Plumbing fixtures are regulated by nationallydeveloped consensus standards. These stan-dards specify the material, fixture design, andtesting requirements.While the standards for plumbing fixturesare considered voluntary, with reference to thestandards in the plumbing code, the require-ments become mandatory. Most fixturemanufacturers have their products certified bya third-party testing laboratory as being in con-formance with the applicable standard.Table 1-1 identifies the most common con-sensus standards regulating plumbing fixtures.A complete list of standards is found in
 Data Book,
Volume 1, Chapter 2.
Table 1-1 Plumbing Fixture Standards
Plumbing FixtureApplicable StandardFixture Material
Water closetANSI/ASME A112.19.2Vitreous china ANSI Z124.4PlasticUrinalANSI/ASME A112.19.2Vitreous china ANSI Z124.9PlasticLavatoryANSI/ASME A112.19.1Enameled cast iron ANSI/ASME A112.19.2Vitreous china ANSI/ASME A112.19.3Stainless steel ANSI/ASME A112.19.4Porcelain enameled steel ANSI/ASME A112.19.9Nonvitreous china ANSI Z124.3PlasticSinkANSI/ASME A112.19.1Enameled cast iron ANSI/ASME A112.19.2Vitreous china ANSI/ASME A112.19.3Stainless steel ANSI/ASME A112.19.4Porcelain enameled steel ANSI/ASME A112.19.9Nonvitreous china ANSI Z124.6PlasticDrinking fountainANSI/ASME A112.19.1Enameled cast iron ANSI/ASME A112.19.2Vitreous china ANSI/ASME A112.19.9Nonvitreous china ARI 1010Water coolersShowerANSI Z124.2PlasticBathtubANSI/ASME A112.19.1Enameled cast iron ANSI/ASME A112.19.4Porcelain enameled steel ANSI/ASME A112.19.9Nonvitreous china ANSI Z124.1PlasticBidetANSI/ASME A112.19.2Vitreous china ANSI/ASME A112.19.9Nonvitreous chinaFloor drainANSI/ASME A112.6.3All materialsEmergency fixturesANSI Z358.1All materialsFaucets and fixture fittingsANSI/ASME A112.18.1All materialsWaste fittingsANSI/ASME A112.18.2All materials
3Chapter 1 — Plumbing Fixtures
Passage of the Plumbing Product Efficiency Actof 1992 by the US government changed the de-sign of a water closet. It imposed a maximumflushing rate of 1.6 gallons per flush (gpf) (6 Lper flush). This was a significant drop in thequantity of water used, previously 3.5 gal perflush, and was considered to be a water savings.Prior to the first enactment of water conserva-tion in the late 1970s, water closets typicallyflushed between 5 and 7 gal of water. The great-est water use, 7 gal per flush, was by blowoutwater closets.With the modification in water flush volume,the style of each manufacturer’s water closetchanged. The former terminology for identifyingwater closets no longer fit. Water closets werepreviously categorized as blowout, siphon jet,washout, reverse trap, and wash down. (See Fig-ure 1-1.) The new style of 1.6 gpf water closetsfit between the cracks of these old categories.The standards have since changed, no longeridentifying a water closet by these designations.Water closets are currently placed into oneof three categories:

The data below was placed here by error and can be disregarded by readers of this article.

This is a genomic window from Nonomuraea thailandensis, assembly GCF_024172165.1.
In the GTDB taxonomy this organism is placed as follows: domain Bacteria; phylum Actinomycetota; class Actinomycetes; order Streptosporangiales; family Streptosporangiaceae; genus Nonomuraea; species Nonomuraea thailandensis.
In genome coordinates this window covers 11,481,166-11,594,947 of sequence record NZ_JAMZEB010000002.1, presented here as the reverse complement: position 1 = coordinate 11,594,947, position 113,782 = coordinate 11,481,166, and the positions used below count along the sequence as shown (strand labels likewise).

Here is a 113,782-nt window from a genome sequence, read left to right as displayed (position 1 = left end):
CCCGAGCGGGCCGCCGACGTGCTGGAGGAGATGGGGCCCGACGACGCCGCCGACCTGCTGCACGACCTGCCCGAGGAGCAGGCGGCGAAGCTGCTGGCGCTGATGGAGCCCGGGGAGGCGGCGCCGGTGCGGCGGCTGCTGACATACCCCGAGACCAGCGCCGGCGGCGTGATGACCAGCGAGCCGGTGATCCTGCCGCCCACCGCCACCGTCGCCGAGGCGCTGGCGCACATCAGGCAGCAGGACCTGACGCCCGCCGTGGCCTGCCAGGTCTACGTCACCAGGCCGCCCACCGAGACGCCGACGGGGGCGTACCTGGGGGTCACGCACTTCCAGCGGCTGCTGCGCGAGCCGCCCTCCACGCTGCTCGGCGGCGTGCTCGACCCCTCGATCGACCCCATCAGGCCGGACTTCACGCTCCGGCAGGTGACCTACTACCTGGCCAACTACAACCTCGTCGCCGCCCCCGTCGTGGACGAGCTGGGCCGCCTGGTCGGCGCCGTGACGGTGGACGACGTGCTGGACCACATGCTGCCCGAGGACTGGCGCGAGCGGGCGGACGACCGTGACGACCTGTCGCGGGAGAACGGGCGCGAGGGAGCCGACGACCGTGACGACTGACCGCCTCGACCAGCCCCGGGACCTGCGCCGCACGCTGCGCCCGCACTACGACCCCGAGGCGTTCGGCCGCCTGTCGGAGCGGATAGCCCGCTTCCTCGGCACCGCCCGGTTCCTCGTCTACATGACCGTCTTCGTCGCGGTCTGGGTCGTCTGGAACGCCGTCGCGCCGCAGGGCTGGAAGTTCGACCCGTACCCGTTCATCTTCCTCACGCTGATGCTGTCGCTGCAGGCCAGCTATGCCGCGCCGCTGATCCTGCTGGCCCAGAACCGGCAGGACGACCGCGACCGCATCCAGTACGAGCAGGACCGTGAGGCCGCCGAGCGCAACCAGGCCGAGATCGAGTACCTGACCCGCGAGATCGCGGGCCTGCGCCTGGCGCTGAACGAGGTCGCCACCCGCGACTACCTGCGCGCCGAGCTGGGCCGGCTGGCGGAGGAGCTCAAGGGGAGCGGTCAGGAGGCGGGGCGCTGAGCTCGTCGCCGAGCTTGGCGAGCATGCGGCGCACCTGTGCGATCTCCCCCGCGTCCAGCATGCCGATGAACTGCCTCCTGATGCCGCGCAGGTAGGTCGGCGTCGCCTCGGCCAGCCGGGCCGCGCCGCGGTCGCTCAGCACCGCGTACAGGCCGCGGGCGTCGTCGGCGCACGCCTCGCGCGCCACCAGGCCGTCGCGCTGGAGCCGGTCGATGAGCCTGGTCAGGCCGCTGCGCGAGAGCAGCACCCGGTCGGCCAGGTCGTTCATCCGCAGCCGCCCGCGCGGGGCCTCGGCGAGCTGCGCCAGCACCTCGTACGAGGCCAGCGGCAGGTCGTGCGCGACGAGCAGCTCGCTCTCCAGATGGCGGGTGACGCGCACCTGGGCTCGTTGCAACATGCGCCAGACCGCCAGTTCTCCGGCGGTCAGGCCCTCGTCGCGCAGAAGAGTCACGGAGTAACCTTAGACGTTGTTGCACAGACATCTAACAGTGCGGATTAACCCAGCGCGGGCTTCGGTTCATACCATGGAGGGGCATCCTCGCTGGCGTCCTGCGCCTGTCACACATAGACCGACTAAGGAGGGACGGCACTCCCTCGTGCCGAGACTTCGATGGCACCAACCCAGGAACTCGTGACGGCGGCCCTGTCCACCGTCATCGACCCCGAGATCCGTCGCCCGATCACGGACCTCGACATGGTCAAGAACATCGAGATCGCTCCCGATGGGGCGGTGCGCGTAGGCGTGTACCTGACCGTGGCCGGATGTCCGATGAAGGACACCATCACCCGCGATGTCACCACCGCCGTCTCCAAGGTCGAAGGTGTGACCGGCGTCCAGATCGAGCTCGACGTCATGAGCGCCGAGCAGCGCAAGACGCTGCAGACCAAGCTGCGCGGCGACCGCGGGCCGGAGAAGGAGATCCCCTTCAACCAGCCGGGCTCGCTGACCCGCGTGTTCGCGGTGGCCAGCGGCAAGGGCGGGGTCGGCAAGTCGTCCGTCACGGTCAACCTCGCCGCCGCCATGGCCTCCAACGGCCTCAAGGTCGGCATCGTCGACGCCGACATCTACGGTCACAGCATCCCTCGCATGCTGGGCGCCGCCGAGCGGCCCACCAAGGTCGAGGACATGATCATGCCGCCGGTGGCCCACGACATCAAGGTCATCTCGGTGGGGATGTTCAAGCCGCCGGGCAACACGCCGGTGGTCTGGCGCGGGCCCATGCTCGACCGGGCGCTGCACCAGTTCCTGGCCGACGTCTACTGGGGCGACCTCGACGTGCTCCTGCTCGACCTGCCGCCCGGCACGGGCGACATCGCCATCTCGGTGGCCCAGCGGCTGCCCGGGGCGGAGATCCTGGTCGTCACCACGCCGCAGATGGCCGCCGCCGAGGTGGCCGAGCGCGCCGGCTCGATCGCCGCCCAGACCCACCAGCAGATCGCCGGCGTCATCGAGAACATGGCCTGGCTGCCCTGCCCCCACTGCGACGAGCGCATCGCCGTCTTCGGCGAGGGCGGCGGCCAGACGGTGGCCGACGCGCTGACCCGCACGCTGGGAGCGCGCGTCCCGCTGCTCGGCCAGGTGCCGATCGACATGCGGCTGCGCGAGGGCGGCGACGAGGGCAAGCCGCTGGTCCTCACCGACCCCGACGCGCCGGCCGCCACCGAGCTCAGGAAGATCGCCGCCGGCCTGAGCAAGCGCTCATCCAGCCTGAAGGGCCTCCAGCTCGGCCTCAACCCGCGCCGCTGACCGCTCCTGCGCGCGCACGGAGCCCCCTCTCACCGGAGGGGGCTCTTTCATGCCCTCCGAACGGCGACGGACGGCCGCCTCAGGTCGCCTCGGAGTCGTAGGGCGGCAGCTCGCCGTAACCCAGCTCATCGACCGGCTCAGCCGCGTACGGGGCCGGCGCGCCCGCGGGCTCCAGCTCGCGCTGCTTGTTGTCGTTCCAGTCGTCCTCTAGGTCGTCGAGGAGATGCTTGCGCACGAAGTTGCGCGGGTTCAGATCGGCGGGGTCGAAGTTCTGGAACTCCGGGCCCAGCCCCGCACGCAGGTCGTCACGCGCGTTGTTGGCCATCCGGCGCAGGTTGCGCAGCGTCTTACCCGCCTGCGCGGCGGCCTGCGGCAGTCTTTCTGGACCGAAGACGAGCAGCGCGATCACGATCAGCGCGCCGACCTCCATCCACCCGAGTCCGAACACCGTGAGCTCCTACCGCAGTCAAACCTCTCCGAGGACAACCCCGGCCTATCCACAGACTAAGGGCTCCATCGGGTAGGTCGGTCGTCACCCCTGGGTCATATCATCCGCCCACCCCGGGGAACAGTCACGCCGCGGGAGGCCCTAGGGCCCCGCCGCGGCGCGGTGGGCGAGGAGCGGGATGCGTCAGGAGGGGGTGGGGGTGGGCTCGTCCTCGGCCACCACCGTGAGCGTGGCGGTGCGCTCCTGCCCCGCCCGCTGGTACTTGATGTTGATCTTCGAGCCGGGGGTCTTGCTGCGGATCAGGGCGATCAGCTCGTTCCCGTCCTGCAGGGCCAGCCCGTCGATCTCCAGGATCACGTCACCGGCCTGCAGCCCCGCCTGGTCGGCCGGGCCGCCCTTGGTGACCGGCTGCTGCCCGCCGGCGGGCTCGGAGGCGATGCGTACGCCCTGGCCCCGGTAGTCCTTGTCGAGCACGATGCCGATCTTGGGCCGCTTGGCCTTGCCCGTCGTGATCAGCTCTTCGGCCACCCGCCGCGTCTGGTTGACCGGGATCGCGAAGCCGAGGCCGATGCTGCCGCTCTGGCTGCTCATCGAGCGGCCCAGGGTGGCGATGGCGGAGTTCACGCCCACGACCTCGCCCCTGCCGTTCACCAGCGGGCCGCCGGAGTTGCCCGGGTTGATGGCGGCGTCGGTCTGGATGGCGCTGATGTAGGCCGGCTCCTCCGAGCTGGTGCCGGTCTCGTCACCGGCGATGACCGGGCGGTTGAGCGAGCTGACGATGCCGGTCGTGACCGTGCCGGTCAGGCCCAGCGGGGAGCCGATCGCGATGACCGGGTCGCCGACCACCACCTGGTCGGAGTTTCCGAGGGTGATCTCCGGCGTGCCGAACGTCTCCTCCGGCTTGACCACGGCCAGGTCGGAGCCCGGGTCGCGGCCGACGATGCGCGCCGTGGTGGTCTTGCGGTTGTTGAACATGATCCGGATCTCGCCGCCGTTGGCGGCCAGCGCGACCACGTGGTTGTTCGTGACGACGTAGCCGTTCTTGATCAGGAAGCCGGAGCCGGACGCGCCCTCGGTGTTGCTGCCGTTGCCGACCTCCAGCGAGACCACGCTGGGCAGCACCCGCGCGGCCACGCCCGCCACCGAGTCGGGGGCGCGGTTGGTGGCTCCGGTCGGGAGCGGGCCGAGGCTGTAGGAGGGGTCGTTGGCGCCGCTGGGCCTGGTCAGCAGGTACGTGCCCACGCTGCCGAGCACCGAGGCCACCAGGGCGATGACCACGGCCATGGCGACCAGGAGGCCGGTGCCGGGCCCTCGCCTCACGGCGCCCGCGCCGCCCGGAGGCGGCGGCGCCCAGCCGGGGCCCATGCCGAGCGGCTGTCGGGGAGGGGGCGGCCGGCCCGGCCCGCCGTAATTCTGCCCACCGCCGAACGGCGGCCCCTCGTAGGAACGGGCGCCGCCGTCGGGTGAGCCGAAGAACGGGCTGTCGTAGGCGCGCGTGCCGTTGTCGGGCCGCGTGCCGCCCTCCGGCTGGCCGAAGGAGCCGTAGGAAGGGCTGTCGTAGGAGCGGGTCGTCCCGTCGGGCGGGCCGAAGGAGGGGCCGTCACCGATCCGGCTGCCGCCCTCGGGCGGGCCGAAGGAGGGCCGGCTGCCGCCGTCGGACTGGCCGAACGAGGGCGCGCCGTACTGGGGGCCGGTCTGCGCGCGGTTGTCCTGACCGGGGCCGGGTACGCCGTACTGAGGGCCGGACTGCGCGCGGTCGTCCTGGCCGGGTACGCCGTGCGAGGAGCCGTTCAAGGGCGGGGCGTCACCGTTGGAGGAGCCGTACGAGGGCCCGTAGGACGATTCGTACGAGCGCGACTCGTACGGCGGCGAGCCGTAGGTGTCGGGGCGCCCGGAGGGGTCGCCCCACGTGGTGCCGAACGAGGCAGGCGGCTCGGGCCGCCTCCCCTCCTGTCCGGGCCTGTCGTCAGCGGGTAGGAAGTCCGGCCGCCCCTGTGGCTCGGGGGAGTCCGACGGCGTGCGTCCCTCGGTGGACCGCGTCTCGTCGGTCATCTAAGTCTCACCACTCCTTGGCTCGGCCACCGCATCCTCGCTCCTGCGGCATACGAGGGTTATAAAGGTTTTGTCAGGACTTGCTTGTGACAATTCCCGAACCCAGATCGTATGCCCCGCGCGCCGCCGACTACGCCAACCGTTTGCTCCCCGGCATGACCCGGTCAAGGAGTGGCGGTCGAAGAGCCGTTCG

A close-coupled water close
is one with a two-piece tank and bowl fixture.
 A one-piece water close
is, as it suggests, onewith the tank and bowl as one piece.
 A flushometer style water close
is a bowl witha spud connection that receives the connec-tion from a flushometer valve. Flushometertype water closets are also referred to as topspud” or “back spud bowls.” The “spud” isthe name for the connection for theflushometer valve and the top or rear identi-fies the location of the spud. (See Figure 1-2.)There are also three distinct means for iden-tifying the flushing of a water closet:In
a gravity flush
, used with tank type waterclosets, the water is not under pressure andflushes by gravity.With
a flushometer tank,
also for tank typewater closets, however, the water is stored ina pressurized vessel and flushed under a pres-sure ranging between 25 and 35 psi.A
 flushometer valve
type of flush uses thewater supply line pressure to flush the watercloset. Because of the demand for a flush of a large volume of water in a short period of time, the water supply pipe must be larger indiameter than that for a gravity or flushometertank type of flush.
Figure 1-1 The older styles of water closets were identified as (A) reverse trap,(B) blowout, and (C) siphon jet, to name a few. Though still used in the indus-try, these terms are no longer used in the standards.(A)(B)(C)Figure 1-2 Water closets are identified as(A) close coupled, (B) one piece, and (C)flushometer types.(A)(B)(C)